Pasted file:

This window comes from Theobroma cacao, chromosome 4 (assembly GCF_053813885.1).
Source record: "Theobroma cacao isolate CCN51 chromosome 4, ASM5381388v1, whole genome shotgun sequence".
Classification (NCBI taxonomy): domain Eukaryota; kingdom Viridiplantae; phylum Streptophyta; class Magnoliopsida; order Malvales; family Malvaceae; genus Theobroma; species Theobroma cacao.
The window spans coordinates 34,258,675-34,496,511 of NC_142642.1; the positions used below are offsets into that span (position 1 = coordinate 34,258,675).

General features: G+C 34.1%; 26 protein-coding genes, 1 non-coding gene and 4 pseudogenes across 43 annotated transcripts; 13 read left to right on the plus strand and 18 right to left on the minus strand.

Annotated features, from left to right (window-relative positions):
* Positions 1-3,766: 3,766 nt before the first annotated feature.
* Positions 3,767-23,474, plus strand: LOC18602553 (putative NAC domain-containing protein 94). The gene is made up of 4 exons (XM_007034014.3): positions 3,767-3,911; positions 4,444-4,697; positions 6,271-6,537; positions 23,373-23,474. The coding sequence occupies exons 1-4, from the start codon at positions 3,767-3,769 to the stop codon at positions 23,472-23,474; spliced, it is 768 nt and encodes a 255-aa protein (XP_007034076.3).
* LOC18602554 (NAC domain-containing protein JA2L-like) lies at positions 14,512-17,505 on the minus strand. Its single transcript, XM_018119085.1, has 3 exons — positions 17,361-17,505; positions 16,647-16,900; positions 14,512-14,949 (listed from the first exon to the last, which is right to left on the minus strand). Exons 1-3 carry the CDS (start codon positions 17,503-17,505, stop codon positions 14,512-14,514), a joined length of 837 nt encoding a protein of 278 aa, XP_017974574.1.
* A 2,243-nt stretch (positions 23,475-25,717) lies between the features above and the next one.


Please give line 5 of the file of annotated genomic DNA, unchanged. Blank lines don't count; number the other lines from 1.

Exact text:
General features: G+C 34.1%; 26 protein-coding genes, 1 non-coding gene and 4 pseudogenes across 43 annotated transcripts; 13 read left to right on the plus strand and 18 right to left on the minus strand.